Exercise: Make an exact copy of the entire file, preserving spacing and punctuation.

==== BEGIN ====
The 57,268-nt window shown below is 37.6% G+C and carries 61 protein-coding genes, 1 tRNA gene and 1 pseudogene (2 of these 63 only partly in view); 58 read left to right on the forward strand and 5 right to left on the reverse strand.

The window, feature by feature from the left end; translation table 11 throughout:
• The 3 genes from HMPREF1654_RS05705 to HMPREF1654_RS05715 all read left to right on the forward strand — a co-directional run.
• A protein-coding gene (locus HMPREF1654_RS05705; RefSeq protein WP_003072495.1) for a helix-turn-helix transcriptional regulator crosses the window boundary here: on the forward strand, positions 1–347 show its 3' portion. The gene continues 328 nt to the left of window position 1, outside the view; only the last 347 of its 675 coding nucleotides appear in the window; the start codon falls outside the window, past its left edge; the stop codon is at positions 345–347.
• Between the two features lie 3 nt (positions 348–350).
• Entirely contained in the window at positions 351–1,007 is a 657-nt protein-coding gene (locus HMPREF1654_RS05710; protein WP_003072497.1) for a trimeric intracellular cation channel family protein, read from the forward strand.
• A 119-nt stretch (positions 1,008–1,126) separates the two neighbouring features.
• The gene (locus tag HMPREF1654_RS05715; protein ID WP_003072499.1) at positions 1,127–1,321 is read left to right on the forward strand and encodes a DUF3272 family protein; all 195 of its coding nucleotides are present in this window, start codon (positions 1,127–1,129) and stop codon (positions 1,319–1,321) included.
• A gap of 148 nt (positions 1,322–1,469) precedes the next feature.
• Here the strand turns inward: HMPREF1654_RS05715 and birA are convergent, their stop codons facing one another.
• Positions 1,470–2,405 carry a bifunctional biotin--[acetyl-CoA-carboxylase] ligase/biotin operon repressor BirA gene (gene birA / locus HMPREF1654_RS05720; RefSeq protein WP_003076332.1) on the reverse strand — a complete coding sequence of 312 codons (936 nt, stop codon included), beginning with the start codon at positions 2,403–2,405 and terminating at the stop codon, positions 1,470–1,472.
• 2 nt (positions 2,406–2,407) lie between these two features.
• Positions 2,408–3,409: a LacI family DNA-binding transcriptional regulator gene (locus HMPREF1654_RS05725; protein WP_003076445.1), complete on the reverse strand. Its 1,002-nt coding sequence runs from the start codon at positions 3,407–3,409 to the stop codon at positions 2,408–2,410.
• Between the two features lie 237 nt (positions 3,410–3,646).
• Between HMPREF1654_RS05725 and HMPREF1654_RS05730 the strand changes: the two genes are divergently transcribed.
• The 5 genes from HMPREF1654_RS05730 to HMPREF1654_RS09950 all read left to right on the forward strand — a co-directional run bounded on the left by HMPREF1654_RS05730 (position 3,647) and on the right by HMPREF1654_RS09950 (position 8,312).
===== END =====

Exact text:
The 57,268-nt window shown below is 37.6% G+C and carries 61 protein-coding genes, 1 tRNA gene and 1 pseudogene (2 of these 63 only partly in view); 58 read left to right on the forward strand and 5 right to left on the reverse strand.

The window, feature by feature from the left end; translation table 11 throughout:
• The 3 genes from HMPREF1654_RS05705 to HMPREF1654_RS05715 all read left to right on the forward strand — a co-directional run.
• A protein-coding gene (locus HMPREF1654_RS05705; RefSeq protein WP_003072495.1) for a helix-turn-helix transcriptional regulator crosses the window boundary here: on the forward strand, positions 1–347 show its 3' portion. The gene continues 328 nt to the left of window position 1, outside the view; only the last 347 of its 675 coding nucleotides appear in the window; the start codon falls outside the window, past its left edge; the stop codon is at positions 345–347.
• Between the two features lie 3 nt (positions 348–350).
• Entirely contained in the window at positions 351–1,007 is a 657-nt protein-coding gene (locus HMPREF1654_RS05710; protein WP_003072497.1) for a trimeric intracellular cation channel family protein, read from the forward strand.
• A 119-nt stretch (positions 1,008–1,126) separates the two neighbouring features.
• The gene (locus tag HMPREF1654_RS05715; protein ID WP_003072499.1) at positions 1,127–1,321 is read left to right on the forward strand and encodes a DUF3272 family protein; all 195 of its coding nucleotides are present in this window, start codon (positions 1,127–1,129) and stop codon (positions 1,319–1,321) included.
• A gap of 148 nt (positions 1,322–1,469) precedes the next feature.
• Here the strand turns inward: HMPREF1654_RS05715 and birA are convergent, their stop codons facing one another.
• Positions 1,470–2,405 carry a bifunctional biotin--[acetyl-CoA-carboxylase] ligase/biotin operon repressor BirA gene (gene birA / locus HMPREF1654_RS05720; RefSeq protein WP_003076332.1) on the reverse strand — a complete coding sequence of 312 codons (936 nt, stop codon included), beginning with the start codon at positions 2,403–2,405 and terminating at the stop codon, positions 1,470–1,472.
• 2 nt (positions 2,406–2,407) lie between these two features.
• Positions 2,408–3,409: a LacI family DNA-binding transcriptional regulator gene (locus HMPREF1654_RS05725; protein WP_003076445.1), complete on the reverse strand. Its 1,002-nt coding sequence runs from the start codon at positions 3,407–3,409 to the stop codon at positions 2,408–2,410.
• Between the two features lie 237 nt (positions 3,410–3,646).
• Between HMPREF1654_RS05725 and HMPREF1654_RS05730 the strand changes: the two genes are divergently transcribed.
• The 5 genes from HMPREF1654_RS05730 to HMPREF1654_RS09950 all read left to right on the forward strand — a co-directional run bounded on the left by HMPREF1654_RS05730 (position 3,647) and on the right by HMPREF1654_RS09950 (position 8,312).